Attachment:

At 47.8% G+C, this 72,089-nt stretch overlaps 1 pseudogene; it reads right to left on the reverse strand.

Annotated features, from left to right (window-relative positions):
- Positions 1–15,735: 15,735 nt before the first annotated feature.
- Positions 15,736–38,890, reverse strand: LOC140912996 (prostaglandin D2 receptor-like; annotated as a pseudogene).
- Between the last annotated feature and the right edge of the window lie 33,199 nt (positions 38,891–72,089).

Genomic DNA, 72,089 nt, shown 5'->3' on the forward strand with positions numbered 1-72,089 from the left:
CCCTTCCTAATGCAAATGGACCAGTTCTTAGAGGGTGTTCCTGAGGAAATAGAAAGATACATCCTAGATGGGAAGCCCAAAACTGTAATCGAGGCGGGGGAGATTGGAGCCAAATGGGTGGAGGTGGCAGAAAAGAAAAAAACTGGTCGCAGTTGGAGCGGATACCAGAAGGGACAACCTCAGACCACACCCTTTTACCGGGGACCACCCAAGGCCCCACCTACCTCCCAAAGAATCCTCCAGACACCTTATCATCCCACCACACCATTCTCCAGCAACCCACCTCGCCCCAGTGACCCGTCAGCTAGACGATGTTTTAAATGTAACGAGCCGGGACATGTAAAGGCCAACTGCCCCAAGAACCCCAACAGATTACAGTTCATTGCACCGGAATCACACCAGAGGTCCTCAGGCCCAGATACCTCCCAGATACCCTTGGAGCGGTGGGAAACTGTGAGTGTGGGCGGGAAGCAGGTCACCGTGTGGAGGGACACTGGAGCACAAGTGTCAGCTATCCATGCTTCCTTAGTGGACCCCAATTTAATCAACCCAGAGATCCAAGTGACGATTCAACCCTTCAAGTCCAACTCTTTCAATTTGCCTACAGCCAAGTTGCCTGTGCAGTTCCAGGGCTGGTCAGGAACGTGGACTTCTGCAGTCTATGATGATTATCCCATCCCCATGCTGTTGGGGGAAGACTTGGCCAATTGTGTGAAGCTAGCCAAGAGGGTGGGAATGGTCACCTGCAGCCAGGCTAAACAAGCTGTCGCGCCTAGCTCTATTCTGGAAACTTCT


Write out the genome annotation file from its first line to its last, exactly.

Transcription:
At 47.8% G+C, this 72,089-nt stretch overlaps 1 pseudogene; it reads right to left on the reverse strand.

Annotated features, from left to right (window-relative positions):
- Positions 1–15,735: 15,735 nt before the first annotated feature.
- Positions 15,736–38,890, reverse strand: LOC140912996 (prostaglandin D2 receptor-like; annotated as a pseudogene).
- Between the last annotated feature and the right edge of the window lie 33,199 nt (positions 38,891–72,089).

Genomic DNA, 72,089 nt, shown 5'->3' on the forward strand with positions numbered 1-72,089 from the left:
CCCTTCCTAATGCAAATGGACCAGTTCTTAGAGGGTGTTCCTGAGGAAATAGAAAGATACATCCTAGATGGGAAGCCCAAAACTGTAATCGAGGCGGGGGAGATTGGAGCCAAATGGGTGGAGGTGGCAGAAAAGAAAAAAACTGGTCGCAGTTGGAGCGGATACCAGAAGGGACAACCTCAGACCACACCCTTTTACCGGGGACCACCCAAGGCCCCACCTACCTCCCAAAGAATCCTCCAGACACCTTATCATCCCACCACACCATTCTCCAGCAACCCACCTCGCCCCAGTGACCCGTCAGCTAGACGATGTTTTAAATGTAACGAGCCGGGACATGTAAAGGCCAACTGCCCCAAGAACCCCAACAGATTACAGTTCATTGCACCGGAATCACACCAGAGGTCCTCAGGCCCAGATACCTCCCAGATACCCTTGGAGCGGTGGGAAACTGTGAGTGTGGGCGGGAAGCAGGTCACCGTGTGGAGGGACACTGGAGCACAAGTGTCAGCTATCCATGCTTCCTTAGTGGACCCCAATTTAATCAACCCAGAGATCCAAGTGACGATTCAACCCTTCAAGTCCAACTCTTTCAATTTGCCTACAGCCAAGTTGCCTGTGCAGTTCCAGGGCTGGTCAGGAACGTGGACTTCTGCAGTCTATGATGATTATCCCATCCCCATGCTGTTGGGGGAAGACTTGGCCAATTGTGTGAAGCTAGCCAAGAGGGTGGGAATGGTCACCTGCAGCCAGGCTAAACAAGCTGTCGCGCCTAGCTCTATTCTGGAAACTTCT